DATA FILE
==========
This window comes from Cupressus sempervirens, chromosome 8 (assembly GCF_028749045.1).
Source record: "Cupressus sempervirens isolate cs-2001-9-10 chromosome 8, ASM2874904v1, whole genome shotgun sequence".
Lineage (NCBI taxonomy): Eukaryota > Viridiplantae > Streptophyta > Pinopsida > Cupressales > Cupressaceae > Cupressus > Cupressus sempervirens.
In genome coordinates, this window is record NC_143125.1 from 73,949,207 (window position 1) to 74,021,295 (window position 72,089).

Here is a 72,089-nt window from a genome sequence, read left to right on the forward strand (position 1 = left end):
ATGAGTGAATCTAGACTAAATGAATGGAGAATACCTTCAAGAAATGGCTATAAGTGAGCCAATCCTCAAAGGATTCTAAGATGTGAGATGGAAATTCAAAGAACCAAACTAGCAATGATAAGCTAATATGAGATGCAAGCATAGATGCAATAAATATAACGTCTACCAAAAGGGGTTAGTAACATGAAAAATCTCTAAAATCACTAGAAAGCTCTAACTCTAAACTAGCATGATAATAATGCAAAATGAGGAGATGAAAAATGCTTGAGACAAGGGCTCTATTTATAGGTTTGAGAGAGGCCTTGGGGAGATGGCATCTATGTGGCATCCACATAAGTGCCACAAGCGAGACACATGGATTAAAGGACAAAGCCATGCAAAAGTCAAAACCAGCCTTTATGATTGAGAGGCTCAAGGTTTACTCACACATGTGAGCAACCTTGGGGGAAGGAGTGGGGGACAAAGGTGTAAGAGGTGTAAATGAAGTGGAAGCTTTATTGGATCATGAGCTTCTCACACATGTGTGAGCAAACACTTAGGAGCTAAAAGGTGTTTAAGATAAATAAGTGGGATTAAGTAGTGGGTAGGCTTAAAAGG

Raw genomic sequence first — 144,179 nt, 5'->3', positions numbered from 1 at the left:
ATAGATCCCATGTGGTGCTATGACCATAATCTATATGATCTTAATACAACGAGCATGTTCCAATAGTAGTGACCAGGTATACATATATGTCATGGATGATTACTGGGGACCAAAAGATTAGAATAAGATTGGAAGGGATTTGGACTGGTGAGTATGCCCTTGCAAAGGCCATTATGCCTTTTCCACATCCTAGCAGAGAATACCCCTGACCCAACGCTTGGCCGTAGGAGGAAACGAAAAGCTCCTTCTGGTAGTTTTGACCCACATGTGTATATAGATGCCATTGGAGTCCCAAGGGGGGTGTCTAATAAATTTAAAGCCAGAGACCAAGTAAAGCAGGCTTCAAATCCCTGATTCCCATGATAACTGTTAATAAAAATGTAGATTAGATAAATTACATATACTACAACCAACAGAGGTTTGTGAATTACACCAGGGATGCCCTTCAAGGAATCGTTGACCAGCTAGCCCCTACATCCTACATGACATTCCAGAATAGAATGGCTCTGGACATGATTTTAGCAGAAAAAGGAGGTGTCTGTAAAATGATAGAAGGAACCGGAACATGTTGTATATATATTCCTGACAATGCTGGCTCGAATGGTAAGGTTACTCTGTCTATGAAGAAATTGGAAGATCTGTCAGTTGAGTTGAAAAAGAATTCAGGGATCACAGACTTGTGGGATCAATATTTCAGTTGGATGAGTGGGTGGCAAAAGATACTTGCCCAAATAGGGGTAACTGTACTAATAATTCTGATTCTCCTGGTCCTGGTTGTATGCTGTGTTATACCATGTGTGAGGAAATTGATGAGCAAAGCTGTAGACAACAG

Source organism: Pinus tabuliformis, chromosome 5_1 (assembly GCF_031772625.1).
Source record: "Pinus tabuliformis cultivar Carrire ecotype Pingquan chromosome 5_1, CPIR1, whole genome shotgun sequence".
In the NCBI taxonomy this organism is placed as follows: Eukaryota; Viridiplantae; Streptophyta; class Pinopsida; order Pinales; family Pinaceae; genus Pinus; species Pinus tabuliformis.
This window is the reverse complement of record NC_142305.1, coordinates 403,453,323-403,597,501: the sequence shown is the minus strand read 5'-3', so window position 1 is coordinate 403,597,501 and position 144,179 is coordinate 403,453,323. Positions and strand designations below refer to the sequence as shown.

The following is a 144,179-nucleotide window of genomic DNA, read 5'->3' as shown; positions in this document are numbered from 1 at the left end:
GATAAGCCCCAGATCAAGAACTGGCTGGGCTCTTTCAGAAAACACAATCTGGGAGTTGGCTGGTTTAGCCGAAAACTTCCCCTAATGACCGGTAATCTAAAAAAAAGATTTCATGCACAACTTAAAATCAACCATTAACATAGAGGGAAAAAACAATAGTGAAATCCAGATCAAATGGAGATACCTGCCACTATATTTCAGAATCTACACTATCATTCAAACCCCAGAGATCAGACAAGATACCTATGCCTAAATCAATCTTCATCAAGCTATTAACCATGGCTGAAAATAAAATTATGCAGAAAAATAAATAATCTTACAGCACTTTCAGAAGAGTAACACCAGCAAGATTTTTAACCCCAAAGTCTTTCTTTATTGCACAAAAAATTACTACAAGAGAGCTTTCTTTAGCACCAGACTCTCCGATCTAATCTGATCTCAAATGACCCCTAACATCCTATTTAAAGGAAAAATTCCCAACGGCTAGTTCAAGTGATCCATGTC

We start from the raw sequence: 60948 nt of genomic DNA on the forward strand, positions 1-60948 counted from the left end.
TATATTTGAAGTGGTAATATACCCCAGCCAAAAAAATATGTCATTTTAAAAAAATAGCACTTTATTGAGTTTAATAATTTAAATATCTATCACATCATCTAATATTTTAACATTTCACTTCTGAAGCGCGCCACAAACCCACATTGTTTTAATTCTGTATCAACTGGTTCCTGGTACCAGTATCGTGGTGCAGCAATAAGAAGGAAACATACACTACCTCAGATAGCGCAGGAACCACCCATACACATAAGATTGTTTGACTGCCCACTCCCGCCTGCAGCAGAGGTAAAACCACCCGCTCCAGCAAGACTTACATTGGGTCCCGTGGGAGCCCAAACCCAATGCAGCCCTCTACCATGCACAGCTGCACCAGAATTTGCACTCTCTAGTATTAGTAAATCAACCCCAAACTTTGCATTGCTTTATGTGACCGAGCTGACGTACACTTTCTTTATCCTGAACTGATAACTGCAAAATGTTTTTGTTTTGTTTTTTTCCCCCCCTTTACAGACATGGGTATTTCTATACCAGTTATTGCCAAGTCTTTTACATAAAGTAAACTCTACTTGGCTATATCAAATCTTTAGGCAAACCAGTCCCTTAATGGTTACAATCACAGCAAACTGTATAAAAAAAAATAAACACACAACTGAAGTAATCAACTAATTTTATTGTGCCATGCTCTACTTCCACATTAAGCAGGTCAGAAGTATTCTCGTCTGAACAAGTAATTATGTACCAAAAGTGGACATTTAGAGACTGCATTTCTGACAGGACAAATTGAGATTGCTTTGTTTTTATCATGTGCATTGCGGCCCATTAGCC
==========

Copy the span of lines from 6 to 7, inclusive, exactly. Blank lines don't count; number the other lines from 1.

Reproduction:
ATGAGTGAATCTAGACTAAATGAATGGAGAATACCTTCAAGAAATGGCTATAAGTGAGCCAATCCTCAAAGGATTCTAAGATGTGAGATGGAAATTCAAAGAACCAAACTAGCAATGATAAGCTAATATGAGATGCAAGCATAGATGCAATAAATATAACGTCTACCAAAAGGGGTTAGTAACATGAAAAATCTCTAAAATCACTAGAAAGCTCTAACTCTAAACTAGCATGATAATAATGCAAAATGAGGAGATGAAAAATGCTTGAGACAAGGGCTCTATTTATAGGTTTGAGAGAGGCCTTGGGGAGATGGCATCTATGTGGCATCCACATAAGTGCCACAAGCGAGACACATGGATTAAAGGACAAAGCCATGCAAAAGTCAAAACCAGCCTTTATGATTGAGAGGCTCAAGGTTTACTCACACATGTGAGCAACCTTGGGGGAAGGAGTGGGGGACAAAGGTGTAAGAGGTGTAAATGAAGTGGAAGCTTTATTGGATCATGAGCTTCTCACACATGTGTGAGCAAACACTTAGGAGCTAAAAGGTGTTTAAGATAAATAAGTGGGATTAAGTAGTGGGTAGGCTTAAAAGG

Raw genomic sequence first — 144,179 nt, 5'->3', positions numbered from 1 at the left: